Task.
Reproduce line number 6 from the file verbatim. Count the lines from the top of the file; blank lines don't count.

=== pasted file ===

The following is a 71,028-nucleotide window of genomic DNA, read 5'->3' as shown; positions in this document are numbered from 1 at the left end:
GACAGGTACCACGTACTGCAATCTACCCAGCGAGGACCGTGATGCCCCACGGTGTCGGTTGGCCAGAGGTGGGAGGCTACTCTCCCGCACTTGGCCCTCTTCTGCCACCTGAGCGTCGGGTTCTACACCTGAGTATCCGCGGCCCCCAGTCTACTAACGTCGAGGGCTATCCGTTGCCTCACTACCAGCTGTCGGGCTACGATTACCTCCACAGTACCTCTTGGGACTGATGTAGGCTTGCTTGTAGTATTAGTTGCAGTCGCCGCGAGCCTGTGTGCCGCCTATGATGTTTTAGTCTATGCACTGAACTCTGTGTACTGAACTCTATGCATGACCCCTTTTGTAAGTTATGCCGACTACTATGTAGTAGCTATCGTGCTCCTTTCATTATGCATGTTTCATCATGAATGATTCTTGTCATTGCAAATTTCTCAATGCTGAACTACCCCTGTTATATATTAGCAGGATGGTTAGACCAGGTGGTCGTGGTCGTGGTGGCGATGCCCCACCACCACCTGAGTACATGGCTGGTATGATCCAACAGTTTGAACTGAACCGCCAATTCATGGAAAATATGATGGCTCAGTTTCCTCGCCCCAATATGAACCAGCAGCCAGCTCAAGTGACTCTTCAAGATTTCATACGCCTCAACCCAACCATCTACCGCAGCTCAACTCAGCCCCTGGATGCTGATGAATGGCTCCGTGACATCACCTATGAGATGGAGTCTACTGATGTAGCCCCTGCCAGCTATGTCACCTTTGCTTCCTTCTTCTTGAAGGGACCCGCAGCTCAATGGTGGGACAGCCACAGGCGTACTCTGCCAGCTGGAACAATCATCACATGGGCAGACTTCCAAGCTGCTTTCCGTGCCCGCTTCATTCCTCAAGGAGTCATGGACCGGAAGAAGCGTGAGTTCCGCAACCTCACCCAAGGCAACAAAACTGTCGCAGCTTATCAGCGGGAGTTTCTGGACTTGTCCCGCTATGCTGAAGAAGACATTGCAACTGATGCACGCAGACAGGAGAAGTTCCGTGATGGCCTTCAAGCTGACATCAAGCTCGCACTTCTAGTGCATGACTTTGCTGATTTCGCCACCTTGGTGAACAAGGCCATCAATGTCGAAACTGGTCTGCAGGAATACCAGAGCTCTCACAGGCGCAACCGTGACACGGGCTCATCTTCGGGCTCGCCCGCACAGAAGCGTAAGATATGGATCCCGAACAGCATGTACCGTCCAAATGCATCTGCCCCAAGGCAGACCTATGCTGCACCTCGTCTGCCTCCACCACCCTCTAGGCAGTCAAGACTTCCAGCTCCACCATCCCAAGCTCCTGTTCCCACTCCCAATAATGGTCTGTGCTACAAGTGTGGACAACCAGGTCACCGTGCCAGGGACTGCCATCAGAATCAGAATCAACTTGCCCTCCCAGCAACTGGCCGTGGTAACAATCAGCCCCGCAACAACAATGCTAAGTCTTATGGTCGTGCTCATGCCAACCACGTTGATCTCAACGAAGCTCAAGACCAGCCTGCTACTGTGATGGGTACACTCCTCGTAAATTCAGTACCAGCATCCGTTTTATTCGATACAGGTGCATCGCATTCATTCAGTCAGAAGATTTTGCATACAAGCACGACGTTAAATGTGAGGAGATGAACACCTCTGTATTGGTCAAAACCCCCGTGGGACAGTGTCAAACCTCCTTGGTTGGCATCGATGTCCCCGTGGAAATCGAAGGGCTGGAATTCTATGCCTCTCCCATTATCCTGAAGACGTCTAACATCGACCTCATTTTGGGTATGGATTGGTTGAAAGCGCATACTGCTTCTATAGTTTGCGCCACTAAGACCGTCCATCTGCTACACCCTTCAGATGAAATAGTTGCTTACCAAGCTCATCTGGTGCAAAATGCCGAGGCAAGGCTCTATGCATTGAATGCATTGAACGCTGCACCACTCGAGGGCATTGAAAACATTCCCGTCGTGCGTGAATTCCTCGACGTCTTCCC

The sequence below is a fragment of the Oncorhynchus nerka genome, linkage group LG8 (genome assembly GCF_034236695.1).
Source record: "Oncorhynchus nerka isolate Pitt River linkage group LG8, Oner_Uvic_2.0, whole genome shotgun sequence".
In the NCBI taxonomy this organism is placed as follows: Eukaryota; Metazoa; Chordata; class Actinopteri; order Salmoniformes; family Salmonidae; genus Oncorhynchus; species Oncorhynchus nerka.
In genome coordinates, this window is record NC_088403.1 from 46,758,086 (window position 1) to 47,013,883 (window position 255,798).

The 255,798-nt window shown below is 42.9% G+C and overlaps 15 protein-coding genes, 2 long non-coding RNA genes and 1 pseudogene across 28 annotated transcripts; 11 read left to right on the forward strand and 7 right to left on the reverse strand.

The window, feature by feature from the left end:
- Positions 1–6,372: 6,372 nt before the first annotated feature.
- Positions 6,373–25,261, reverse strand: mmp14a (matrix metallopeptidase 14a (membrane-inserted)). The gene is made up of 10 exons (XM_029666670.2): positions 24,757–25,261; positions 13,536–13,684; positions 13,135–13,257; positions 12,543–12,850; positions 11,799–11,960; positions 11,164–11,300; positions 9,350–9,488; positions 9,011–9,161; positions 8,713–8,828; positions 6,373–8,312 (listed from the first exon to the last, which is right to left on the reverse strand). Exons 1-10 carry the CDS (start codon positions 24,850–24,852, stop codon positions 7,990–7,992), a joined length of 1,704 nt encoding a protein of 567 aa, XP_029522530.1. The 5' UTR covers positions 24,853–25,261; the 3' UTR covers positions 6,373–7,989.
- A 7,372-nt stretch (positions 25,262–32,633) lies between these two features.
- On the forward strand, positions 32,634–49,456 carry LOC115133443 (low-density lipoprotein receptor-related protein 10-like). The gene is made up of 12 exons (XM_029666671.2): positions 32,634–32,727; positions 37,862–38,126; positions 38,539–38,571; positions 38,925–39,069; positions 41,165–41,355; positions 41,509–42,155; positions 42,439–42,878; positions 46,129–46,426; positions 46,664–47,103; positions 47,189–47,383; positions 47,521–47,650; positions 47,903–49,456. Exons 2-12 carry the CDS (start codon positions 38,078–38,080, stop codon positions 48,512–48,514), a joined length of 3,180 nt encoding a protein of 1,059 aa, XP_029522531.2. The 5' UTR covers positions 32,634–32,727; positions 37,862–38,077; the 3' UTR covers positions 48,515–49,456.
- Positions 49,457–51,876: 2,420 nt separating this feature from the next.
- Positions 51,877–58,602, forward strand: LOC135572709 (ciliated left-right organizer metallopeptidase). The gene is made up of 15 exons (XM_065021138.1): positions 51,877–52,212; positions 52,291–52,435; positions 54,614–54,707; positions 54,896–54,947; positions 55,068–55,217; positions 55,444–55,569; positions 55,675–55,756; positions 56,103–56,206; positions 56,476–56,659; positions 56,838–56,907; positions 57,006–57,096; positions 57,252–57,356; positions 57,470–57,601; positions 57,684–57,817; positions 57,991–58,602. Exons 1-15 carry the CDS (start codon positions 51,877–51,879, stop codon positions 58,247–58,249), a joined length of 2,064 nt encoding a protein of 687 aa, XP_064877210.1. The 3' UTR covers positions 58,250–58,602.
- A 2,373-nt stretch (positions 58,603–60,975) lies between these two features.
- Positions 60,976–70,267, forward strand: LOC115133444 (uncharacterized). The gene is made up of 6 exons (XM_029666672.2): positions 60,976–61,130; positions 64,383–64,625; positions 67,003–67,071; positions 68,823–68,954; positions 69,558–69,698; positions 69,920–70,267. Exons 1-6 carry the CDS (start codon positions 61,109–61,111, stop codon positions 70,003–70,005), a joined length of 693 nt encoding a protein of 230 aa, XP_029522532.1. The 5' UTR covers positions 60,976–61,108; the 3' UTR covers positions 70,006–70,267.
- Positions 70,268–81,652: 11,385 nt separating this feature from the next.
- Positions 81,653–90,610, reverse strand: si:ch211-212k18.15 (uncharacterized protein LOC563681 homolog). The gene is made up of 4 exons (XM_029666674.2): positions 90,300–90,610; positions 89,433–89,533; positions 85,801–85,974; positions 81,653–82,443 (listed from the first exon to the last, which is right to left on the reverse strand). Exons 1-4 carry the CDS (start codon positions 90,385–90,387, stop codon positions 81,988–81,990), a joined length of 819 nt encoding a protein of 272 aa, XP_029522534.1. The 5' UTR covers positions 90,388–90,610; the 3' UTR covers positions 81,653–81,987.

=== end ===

In genome coordinates, this window is record NC_088403.1 from 46,758,086 (window position 1) to 47,013,883 (window position 255,798).